Preferred development techniques include spray development or puddle development, or combinations thereof, may also be used.

The substrates are allowed to remain in the developer until all of the resist coating has dissolved from the exposed areas. Normally, development times from about 10 seconds to about 3 minutes are employed.

After selective dissolution of the coated wafers in the developing solution, they are preferably subjected to a deionized water rinse to fully remove the developer or any remaining undesired portions of the coating and to stop further development. This rinsing operation (which is part of the development process) may be followed by blow drying with filtered air to remove excess water. A post-development heat treatment or bake may then be employed to increase the coating's adhesion and chemical resistance to etching solutions and other substances. The post-development heat treatment can comprise the baking of the coating and substrate below the coating's thermal deformation temperature.

In industrial applications, particularly in the manufacture of microcircuitry units on silicon/silicon dioxide-type substrates, the developed substrates may then be treated with a buffered hydrofluoric acid etching solution or plasma gas etch. The resist compositions of the present invention are believed to be resistant to a wide variety of acid etching solutions or plasma gases and provide effective protection for the resist-coated areas of the substrate. Later, the remaining areas of the photoresist coating may be removed from the etched substrate surface by conventional photoresist stripping operations.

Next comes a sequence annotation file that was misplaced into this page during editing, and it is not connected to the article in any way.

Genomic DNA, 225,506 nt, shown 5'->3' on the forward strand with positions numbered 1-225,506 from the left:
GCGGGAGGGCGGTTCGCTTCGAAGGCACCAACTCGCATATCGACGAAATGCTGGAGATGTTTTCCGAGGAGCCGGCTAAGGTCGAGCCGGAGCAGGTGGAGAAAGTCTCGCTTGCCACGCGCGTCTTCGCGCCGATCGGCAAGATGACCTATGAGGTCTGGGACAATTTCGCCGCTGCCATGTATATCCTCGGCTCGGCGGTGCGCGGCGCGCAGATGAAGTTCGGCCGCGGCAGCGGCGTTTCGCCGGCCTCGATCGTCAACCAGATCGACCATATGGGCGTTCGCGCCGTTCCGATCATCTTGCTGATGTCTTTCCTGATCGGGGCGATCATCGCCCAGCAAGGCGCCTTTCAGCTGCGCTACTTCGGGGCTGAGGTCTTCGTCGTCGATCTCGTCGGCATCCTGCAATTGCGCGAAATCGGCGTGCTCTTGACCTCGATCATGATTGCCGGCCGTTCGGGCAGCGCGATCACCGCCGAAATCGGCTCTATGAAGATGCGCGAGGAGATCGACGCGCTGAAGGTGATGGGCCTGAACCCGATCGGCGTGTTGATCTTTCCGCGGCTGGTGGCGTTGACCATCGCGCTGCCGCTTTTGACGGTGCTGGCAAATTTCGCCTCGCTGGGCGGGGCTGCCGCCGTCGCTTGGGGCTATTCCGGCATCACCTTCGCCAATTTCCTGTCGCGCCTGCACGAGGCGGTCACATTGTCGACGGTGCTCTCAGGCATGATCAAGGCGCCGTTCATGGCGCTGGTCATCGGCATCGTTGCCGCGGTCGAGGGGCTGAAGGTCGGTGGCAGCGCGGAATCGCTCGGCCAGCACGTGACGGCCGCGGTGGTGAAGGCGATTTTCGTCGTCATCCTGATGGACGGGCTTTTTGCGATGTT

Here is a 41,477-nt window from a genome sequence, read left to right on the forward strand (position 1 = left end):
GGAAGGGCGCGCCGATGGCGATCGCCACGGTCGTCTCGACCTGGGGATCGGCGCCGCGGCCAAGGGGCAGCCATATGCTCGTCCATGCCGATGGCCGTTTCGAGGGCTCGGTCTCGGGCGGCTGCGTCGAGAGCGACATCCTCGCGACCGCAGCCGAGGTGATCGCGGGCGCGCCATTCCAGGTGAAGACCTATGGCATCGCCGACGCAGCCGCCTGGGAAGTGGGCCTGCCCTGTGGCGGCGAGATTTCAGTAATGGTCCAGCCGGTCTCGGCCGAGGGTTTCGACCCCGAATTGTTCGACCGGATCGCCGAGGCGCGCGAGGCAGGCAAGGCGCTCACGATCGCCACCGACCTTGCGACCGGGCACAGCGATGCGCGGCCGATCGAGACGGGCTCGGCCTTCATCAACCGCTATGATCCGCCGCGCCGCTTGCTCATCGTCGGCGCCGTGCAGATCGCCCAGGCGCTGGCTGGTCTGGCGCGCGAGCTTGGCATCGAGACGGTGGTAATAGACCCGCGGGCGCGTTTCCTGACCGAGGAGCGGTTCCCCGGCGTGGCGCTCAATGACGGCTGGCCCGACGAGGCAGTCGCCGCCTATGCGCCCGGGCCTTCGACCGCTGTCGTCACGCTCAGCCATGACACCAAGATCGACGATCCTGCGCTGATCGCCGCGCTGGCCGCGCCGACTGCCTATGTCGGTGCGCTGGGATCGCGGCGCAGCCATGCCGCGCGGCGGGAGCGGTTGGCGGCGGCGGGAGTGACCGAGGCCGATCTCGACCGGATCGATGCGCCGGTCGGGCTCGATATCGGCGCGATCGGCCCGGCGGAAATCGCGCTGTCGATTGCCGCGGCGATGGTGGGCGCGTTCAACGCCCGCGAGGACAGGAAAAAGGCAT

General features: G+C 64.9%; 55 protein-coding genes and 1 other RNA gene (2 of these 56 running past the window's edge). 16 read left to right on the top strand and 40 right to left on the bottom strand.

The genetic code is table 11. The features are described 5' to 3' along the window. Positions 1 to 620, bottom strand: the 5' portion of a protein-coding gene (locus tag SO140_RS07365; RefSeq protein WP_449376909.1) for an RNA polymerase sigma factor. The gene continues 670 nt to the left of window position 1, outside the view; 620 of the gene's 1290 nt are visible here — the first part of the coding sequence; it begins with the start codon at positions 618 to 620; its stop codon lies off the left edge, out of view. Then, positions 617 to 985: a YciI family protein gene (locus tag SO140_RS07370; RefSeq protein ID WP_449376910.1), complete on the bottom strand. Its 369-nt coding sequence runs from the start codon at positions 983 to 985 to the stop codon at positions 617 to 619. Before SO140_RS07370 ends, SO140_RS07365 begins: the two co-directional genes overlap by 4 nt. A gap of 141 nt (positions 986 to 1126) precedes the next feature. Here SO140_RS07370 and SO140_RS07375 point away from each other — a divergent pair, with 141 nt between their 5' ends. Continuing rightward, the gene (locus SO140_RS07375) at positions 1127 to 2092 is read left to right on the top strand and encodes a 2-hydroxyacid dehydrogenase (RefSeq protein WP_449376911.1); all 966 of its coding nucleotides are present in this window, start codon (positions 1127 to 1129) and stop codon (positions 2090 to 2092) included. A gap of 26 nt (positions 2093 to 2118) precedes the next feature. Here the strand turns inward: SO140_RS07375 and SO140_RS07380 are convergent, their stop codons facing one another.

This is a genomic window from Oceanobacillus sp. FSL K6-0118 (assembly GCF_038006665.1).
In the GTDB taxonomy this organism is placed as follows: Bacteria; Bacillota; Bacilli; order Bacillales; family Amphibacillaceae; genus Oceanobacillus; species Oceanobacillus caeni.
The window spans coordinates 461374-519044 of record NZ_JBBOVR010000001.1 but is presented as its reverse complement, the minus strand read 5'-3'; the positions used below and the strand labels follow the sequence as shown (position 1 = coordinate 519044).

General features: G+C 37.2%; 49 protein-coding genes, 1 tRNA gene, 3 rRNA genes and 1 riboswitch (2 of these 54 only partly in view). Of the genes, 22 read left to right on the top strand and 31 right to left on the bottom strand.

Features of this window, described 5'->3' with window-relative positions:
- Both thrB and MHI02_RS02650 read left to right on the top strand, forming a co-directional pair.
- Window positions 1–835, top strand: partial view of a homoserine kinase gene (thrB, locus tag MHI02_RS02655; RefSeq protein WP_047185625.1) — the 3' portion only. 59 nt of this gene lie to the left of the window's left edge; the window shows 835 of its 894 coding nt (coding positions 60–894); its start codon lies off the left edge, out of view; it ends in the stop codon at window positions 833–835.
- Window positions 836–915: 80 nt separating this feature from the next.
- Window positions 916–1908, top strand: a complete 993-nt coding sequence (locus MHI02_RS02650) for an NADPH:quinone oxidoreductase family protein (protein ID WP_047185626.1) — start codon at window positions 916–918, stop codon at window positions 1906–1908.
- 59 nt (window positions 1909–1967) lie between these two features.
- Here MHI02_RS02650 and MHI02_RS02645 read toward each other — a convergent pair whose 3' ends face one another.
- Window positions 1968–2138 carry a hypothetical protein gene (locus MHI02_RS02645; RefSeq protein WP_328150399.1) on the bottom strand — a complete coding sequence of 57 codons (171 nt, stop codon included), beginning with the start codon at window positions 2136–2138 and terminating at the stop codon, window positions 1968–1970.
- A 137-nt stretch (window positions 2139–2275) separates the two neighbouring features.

The present invention is further described in detail by means of the following examples. However, this invention is not limited by these. All parts are shown by weight percent, and all temperatures are in degrees Celsius, unless explicitly stated otherwise.

SYNTHESIS EXAMPLES 1-14 AND COMPARATIVE SYNTHESES C-1-C-14

A. Synthesis of Novolak Resin:

The novolak resin of Synthesis Example I was synthesized according to the following general method. A phenolic monomer mixture of m-cresol (194.65 g; 1.80 mol),p-cresol (9.73 g; 0.09 mol), 2,3-xylenol (62.31 g; 0.51 mol), and p-methoxyphenol (74.49 g; 0.60 mol) was mixed with 37.17% formalin (222.98 g; 1.97 mol of formaldehyde) in a one-liter, three-necked flask equipped with a mechanical stirrer, a reflux condenser, and a thermometer. Oxalic acid dihydrate (1.13 g) was added to the reaction mixture at 90 C. while stirring. After 30 minutes of stirring, the bath temperature raised to 130 C. and the reaction mixture was heated at 100 C. for 3.5 hours. The bath temperature was then gradually raised to 200 C. over about 1 hour to remove remaining unreacted formalin and water. The pressure inside the reaction vessel was gradually reduced to 1 mm Hg over 60 minutes to remove unreacted monomers. The resulting novolak resin had a weight-average molecular weight of 4,260 as measured by gel permeation chromatography (GPC) with a polystyrene standard.